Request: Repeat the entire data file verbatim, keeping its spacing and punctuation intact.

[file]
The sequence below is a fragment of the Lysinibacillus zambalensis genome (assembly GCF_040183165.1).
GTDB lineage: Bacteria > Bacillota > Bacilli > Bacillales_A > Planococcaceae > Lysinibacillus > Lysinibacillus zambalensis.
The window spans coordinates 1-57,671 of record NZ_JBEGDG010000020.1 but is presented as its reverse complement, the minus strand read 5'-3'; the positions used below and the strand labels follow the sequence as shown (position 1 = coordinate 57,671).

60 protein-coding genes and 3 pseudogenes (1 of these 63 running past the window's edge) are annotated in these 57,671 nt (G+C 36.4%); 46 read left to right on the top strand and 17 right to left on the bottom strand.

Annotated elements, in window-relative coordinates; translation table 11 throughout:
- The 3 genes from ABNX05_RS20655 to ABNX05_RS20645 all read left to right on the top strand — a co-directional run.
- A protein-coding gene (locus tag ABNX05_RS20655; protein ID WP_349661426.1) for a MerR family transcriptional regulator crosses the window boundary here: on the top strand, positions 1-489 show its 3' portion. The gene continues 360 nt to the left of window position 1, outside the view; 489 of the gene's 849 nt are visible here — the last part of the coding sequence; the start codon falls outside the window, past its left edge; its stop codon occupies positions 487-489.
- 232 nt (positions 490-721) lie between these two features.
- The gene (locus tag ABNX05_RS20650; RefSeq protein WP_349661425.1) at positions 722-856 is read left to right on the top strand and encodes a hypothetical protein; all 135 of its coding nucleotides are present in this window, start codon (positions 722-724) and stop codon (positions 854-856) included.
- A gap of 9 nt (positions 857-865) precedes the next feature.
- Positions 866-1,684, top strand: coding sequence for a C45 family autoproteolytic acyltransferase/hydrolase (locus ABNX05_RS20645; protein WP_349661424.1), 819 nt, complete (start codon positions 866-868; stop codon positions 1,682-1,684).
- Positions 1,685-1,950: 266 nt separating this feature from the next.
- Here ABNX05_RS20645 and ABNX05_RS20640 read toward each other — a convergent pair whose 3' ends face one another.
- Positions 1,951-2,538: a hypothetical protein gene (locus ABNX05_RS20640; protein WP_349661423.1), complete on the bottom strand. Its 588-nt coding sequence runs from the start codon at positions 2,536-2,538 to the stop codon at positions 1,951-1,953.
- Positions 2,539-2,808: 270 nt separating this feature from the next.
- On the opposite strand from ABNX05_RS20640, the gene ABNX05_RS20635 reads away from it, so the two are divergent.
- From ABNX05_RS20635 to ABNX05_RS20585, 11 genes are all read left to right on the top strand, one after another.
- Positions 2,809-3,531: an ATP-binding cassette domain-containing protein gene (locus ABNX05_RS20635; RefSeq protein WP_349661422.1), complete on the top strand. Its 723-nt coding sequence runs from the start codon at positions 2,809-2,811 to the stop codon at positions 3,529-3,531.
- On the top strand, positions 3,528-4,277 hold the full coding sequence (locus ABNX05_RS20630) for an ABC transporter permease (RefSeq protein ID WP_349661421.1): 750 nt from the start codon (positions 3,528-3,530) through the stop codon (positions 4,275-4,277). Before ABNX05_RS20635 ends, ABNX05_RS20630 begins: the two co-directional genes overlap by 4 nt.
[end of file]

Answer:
The sequence below is a fragment of the Lysinibacillus zambalensis genome (assembly GCF_040183165.1).
GTDB lineage: Bacteria > Bacillota > Bacilli > Bacillales_A > Planococcaceae > Lysinibacillus > Lysinibacillus zambalensis.
The window spans coordinates 1-57,671 of record NZ_JBEGDG010000020.1 but is presented as its reverse complement, the minus strand read 5'-3'; the positions used below and the strand labels follow the sequence as shown (position 1 = coordinate 57,671).

60 protein-coding genes and 3 pseudogenes (1 of these 63 running past the window's edge) are annotated in these 57,671 nt (G+C 36.4%); 46 read left to right on the top strand and 17 right to left on the bottom strand.

Annotated elements, in window-relative coordinates; translation table 11 throughout:
- The 3 genes from ABNX05_RS20655 to ABNX05_RS20645 all read left to right on the top strand — a co-directional run.
- A protein-coding gene (locus tag ABNX05_RS20655; protein ID WP_349661426.1) for a MerR family transcriptional regulator crosses the window boundary here: on the top strand, positions 1-489 show its 3' portion. The gene continues 360 nt to the left of window position 1, outside the view; 489 of the gene's 849 nt are visible here — the last part of the coding sequence; the start codon falls outside the window, past its left edge; its stop codon occupies positions 487-489.
- 232 nt (positions 490-721) lie between these two features.
- The gene (locus tag ABNX05_RS20650; RefSeq protein WP_349661425.1) at positions 722-856 is read left to right on the top strand and encodes a hypothetical protein; all 135 of its coding nucleotides are present in this window, start codon (positions 722-724) and stop codon (positions 854-856) included.
- A gap of 9 nt (positions 857-865) precedes the next feature.
- Positions 866-1,684, top strand: coding sequence for a C45 family autoproteolytic acyltransferase/hydrolase (locus ABNX05_RS20645; protein WP_349661424.1), 819 nt, complete (start codon positions 866-868; stop codon positions 1,682-1,684).
- Positions 1,685-1,950: 266 nt separating this feature from the next.
- Here ABNX05_RS20645 and ABNX05_RS20640 read toward each other — a convergent pair whose 3' ends face one another.
- Positions 1,951-2,538: a hypothetical protein gene (locus ABNX05_RS20640; protein WP_349661423.1), complete on the bottom strand. Its 588-nt coding sequence runs from the start codon at positions 2,536-2,538 to the stop codon at positions 1,951-1,953.
- Positions 2,539-2,808: 270 nt separating this feature from the next.
- On the opposite strand from ABNX05_RS20640, the gene ABNX05_RS20635 reads away from it, so the two are divergent.
- From ABNX05_RS20635 to ABNX05_RS20585, 11 genes are all read left to right on the top strand, one after another.
- Positions 2,809-3,531: an ATP-binding cassette domain-containing protein gene (locus ABNX05_RS20635; RefSeq protein WP_349661422.1), complete on the top strand. Its 723-nt coding sequence runs from the start codon at positions 2,809-2,811 to the stop codon at positions 3,529-3,531.
- On the top strand, positions 3,528-4,277 hold the full coding sequence (locus ABNX05_RS20630) for an ABC transporter permease (RefSeq protein ID WP_349661421.1): 750 nt from the start codon (positions 3,528-3,530) through the stop codon (positions 4,275-4,277). Before ABNX05_RS20635 ends, ABNX05_RS20630 begins: the two co-directional genes overlap by 4 nt.